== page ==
The Manchester Marathon
Manchester threw its best and worst at marathoners at the inaugural Gt.Manchester Marathon. The fiercest wind and rain Manchester had to offer so pelted runners and marshals that races in other parts of the country were cancelled including the club's first National Junior League T & F match of the season in Preston. However, it did not deter inspirational good humour and boundless resilience. Everybody certainly deserved their medals and the heartiest clap on the back.
The Club's first man home had a sensational run and displayed untapped potential. Still new to running and in his inaugural marathon, Peter Crawford finished a superb 8th in 2:39.00. With less wind and rain and continued club support throughout the race, he can knock chunks off that! Dave Howlett was also a sensation in his inaugural marathon. With a background in shorter distance and little marathon specific training, he did extremely well in adverse conditions to clock 2:56.24.
It was also Chris Donnelly's debut and he too did better than expected to record 2:57.20. Given the adverse conditions and the knowledge you've got to respect the final miles of a Marathon, he'll go much faster in future. Robert Flannery is also a 'shorter' distance man just returning to running and completely lacking those marathon miles. He also did extremely well in the conditions to clock 2:58.31. Stephen Townley was the next home, also making his debut and clocked what he must regard as a satisfactory 3:03.13 in the conditions.
The next two home - Lee Woods and Olivier Gaillemin had run London the previous week and bemoaned injuries that prevented their best performances. It was surprising they should take on the marathon so soon again but they did it in good cheer with good-natured 'high-fives' generously distributed to club marshals along the route. Lee performed better, his 3:11.21 just two minutes short of London whilst Olivier's 3:17.33 was twenty minutes slower.
Congratulations to Gary Willcock, a former club runner but now a club coach who pulled a really good one of the bag with 3:19.30. M50 Jerry Smith has every reason to be 'pretty pleased'. He's knocked a massive twenty-five minutes from his last marathon, London 2012. Jerry's respected the marathon distance with thorough specific training through the winter and was rewarded with the results.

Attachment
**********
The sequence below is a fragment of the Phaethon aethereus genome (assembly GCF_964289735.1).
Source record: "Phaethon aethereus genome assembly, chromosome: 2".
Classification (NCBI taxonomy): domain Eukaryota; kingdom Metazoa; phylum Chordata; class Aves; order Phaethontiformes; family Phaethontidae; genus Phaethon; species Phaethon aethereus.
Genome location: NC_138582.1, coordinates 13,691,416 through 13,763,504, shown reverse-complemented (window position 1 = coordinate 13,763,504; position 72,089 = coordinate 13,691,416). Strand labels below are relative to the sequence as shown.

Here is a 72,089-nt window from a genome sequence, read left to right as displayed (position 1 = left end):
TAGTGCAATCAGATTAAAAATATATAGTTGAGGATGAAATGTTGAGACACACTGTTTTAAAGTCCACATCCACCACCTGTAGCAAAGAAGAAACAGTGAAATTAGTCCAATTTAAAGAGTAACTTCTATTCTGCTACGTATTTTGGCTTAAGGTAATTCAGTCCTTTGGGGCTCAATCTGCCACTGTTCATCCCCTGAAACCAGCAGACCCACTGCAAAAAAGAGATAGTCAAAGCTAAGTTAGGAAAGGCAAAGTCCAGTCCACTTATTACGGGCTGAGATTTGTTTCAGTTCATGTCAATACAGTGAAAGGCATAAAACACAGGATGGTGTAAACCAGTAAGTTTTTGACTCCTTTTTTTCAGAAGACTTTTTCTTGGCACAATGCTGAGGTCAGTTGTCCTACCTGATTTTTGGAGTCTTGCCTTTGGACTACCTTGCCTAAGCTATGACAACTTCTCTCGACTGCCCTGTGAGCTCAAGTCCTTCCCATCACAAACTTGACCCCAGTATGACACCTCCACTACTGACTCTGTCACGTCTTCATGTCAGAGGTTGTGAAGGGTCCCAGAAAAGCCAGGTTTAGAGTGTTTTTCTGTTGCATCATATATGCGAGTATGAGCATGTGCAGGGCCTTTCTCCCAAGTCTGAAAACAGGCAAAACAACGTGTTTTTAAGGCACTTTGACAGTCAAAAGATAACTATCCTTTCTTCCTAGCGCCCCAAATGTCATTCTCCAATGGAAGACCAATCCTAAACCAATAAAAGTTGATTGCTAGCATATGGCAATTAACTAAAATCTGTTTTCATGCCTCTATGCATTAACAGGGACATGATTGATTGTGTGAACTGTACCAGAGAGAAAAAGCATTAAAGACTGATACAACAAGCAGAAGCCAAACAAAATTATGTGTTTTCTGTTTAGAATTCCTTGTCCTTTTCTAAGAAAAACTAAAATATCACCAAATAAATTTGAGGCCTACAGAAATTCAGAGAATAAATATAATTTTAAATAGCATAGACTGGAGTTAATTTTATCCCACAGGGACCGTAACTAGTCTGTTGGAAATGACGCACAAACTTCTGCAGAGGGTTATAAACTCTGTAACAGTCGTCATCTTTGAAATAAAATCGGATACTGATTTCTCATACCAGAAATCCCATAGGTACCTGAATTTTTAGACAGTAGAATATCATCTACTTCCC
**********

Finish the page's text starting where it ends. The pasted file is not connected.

Tim Rainey's 123rd marathon, the last
three of which he's contended with windy conditions. At least this
time, he's managed to get under 3:30 with his watch recording
3:29.46. Like all the others, he reckoned the fierce headwind and
belting rain in the final miles cost him several minutes.
Francis Sweeney wasn't far behind him. He aimed
for sub 3:15 and joined the 3:15 pacing group. The first went
pretty much to plan but it was from twenty miles that things went
drastically downhill. The final six miles he described as
'torturous' and took 63 minutes. He said, "If you don't treat the
Marathon with respect, it'll bite you on the bum!!
Frank Cordingley was on track for 3:30 by half way but lost motivation in the wind and rain through Partington. He finished in 3:43 pleased to have been a part of the 1st Trafford Marathon. Like so many others, he applauded the fantastic encouragement from club members and wasn't alone in bemoaning the dreadful bag storing arrangements at the finish which meant long queues of wet, cold dehydrated runners risking hyperthermia as they waited up to thirty minutes to retrieve their clothing. Frustrated, Frank had to walk back to the station with bare legs. "I was so cold after that my teeth were chattering all the way home, I only warmed up after a long soak in a very hot bath".
Carl Cleghorn felt really good up to 14 mile then the cold and wet badly cramped him up and he fell away from the 3:15 paced to cross the line in 3:31.37. He's hoping for warm weather in the Kassel (Germany)Marathon in three weeks. Miran Aprahamien was 'very pleased' with his 3:47 and' near perfect pace management' with very even splits. "I don't think I have ever been so cold" he also said.